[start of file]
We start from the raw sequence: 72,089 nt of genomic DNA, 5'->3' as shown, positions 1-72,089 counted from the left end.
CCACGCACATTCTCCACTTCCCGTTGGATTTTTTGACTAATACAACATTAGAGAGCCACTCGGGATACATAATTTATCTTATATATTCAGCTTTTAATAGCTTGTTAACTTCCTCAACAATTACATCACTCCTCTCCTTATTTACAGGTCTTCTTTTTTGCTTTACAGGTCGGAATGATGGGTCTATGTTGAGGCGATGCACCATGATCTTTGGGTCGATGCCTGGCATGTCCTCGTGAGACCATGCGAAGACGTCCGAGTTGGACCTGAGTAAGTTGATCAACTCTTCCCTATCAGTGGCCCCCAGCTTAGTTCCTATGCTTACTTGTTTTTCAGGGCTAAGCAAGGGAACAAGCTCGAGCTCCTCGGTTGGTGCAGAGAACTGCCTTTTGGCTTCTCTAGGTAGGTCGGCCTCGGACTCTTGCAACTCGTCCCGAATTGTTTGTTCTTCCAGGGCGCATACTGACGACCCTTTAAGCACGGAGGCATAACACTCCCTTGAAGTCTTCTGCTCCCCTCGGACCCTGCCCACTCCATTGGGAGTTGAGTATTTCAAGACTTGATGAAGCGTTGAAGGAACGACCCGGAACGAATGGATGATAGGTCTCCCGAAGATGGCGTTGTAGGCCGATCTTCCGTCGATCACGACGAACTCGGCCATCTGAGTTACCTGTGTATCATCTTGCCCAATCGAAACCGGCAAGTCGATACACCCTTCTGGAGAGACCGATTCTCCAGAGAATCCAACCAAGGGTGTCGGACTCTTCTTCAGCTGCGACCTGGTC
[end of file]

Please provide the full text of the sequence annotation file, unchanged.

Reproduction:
We start from the raw sequence: 72,089 nt of genomic DNA, 5'->3' as shown, positions 1-72,089 counted from the left end.
CCACGCACATTCTCCACTTCCCGTTGGATTTTTTGACTAATACAACATTAGAGAGCCACTCGGGATACATAATTTATCTTATATATTCAGCTTTTAATAGCTTGTTAACTTCCTCAACAATTACATCACTCCTCTCCTTATTTACAGGTCTTCTTTTTTGCTTTACAGGTCGGAATGATGGGTCTATGTTGAGGCGATGCACCATGATCTTTGGGTCGATGCCTGGCATGTCCTCGTGAGACCATGCGAAGACGTCCGAGTTGGACCTGAGTAAGTTGATCAACTCTTCCCTATCAGTGGCCCCCAGCTTAGTTCCTATGCTTACTTGTTTTTCAGGGCTAAGCAAGGGAACAAGCTCGAGCTCCTCGGTTGGTGCAGAGAACTGCCTTTTGGCTTCTCTAGGTAGGTCGGCCTCGGACTCTTGCAACTCGTCCCGAATTGTTTGTTCTTCCAGGGCGCATACTGACGACCCTTTAAGCACGGAGGCATAACACTCCCTTGAAGTCTTCTGCTCCCCTCGGACCCTGCCCACTCCATTGGGAGTTGAGTATTTCAAGACTTGATGAAGCGTTGAAGGAACGACCCGGAACGAATGGATGATAGGTCTCCCGAAGATGGCGTTGTAGGCCGATCTTCCGTCGATCACGACGAACTCGGCCATCTGAGTTACCTGTGTATCATCTTGCCCAATCGAAACCGGCAAGTCGATACACCCTTCTGGAGAGACCGATTCTCCAGAGAATCCAACCAAGGGTGTCGGACTCTTCTTCAGCTGCGACCTGGTC